• Illumination


    Illuminate features & make defects visible

Coloured light & coloured objects

The use of coloured light sources is essential in industrial machine vision. Skilfully harmonising coloured light with the colour of the test objects allows for an increase (or decrease) of the contrast of particular colours. In this way colours with similar luminance values in the grey image can be better differentiated. Red and neighbouring green thus result in different shades of grey. The use of colour cameras is avoided in this way (especially the use of a single-chip colour camera implies some technical disadvantages).



Colour Image. Daylight shot for comparison.
White LED

White LED

Normal shades of gray. Bright colors appear bright, the dark colors are looking normally dark.
Blue LED

Blue LED

Blue logo (top left) heavily lightened, all yellow, orange and red tones of the object become dark.
Green LED

Green LED

Red areas around company logo "Granini" heavily darkened, "Fruchtgenuss" logo slightly lighter, yellow-orange mid gray.


Red and orange areas almost white, blue and green logos appear very dark.
Infrared LED

Infrared LED

Except for green logo with a high proportion of black disappeared almost anything, even blue logo and expiration date

Additive colour mixing - mixing coloured light

If three light sources, one red, one green and one blue spot, illuminate an area on a wall, the result is white light where the light spots overlap. This can also be explained by means of the below spectrum of coloured LEDs: If the blue, green and red spectrum is combined, the result is a quite complete spectrum of all wavelengths, i.e. white light. This principle of colour mixing is called RGB model (each monitor works according to this principle). We speak of light colours.

Additive light colour mixing

Any type of coloured light can be used as illumination, also coloured fluorescent illumination, etc. In industrial machine vision, LED lighting has widely proven itself. The emission spectra are typically rather narrow-banded, which is advantageous for the practical use. For this reason, neighbouring wavelengths ranges can be blocked very well by means of filters. The reverse case is also practically relevant: filters pass the coloured light and possibly block interfering extraneous light.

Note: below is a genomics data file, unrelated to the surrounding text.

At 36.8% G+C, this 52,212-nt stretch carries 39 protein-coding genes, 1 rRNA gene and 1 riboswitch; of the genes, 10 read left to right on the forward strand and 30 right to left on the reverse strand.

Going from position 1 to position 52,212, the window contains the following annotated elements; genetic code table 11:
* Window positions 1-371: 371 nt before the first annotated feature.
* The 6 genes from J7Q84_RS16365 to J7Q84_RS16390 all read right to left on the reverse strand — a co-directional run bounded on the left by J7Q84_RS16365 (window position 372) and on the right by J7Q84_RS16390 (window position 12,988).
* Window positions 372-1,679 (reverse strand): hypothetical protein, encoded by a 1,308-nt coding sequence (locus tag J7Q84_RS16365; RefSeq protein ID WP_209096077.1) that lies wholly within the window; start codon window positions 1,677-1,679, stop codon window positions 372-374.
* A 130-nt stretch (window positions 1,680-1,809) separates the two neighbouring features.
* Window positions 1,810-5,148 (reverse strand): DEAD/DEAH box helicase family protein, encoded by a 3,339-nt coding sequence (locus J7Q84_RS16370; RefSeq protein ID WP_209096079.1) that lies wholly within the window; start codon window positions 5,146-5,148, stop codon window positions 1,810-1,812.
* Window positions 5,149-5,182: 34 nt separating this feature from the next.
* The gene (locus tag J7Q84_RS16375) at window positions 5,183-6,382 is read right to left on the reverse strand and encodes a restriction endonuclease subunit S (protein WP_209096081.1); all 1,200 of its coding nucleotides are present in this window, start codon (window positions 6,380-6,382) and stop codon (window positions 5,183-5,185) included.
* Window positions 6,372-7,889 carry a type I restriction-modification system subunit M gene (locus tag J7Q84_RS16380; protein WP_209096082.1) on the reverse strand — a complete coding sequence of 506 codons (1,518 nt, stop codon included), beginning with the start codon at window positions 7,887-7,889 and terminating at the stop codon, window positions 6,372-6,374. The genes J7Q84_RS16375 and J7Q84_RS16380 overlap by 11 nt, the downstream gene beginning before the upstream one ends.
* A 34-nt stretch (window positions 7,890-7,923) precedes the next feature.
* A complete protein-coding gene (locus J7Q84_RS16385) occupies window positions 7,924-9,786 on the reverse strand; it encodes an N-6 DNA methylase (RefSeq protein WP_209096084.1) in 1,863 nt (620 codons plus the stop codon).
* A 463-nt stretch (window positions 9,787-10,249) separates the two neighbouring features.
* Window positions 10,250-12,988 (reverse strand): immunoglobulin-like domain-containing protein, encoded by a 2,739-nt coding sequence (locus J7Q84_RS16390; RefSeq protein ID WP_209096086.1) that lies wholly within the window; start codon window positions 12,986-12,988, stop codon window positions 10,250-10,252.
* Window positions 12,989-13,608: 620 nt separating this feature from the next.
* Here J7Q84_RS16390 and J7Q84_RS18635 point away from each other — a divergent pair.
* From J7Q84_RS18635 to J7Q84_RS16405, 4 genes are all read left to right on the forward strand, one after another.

Typical spectra of coloured LEDs

Emission spectra of different LEDs
LED colours: UV, white, blue, green, red and IR

Subtractive colour mixing - colours and dyes in test objects

The objects to be inspected are often coloured, too. The component was coloured by means of pigments or dyes. Apart from colour filters which can be screwed onto the camera lens, printing colours work according to this principle, too. If yellow and magenta are mixed, the result is red; mixing magenta with cyan results in blue, etc. The object does not fully reflect the incident light, but subtractively reduces parts of it. Then we speak of object colours. The colour model is named CMY(K) model after the colours cyan, magenta and yellow. (The colour K=key represents black which must still be added to generate very dark colours and shades of black.)

principle of colour substraction

Coloured light and coloured objects

In industrial machine vision, both effects are combined. Coloured illumination can be used in order to darken the complementary object colour and to brighten up the same object colour.

Example 1:

A red imprint absorbs almost all colours except red when illuminated with white light. It reflects them back to the viewer. If red illumination is used, no red light is absorbed, i.e. almost the entire light quantity is reflected to the camera. The red imprint appears very bright.

Example 2:

A red imprint absorbs almost all colours except red when illuminated with white light. It reflects them back to the viewer. If green illumination is used, almost the entire light quantity is absorbed by the red printing colour. The red imprint appears very dark.

Example 3:

Two metals of the periodic system and also some alloys are coloured. Gold and gold-coloured objects (e.g. brass), for instance, may appear darker when using blue light and can be differentiated from other silver-coloured metals. Copper can be made darker using green or blue light according to the principle of subtractive colour mixing.

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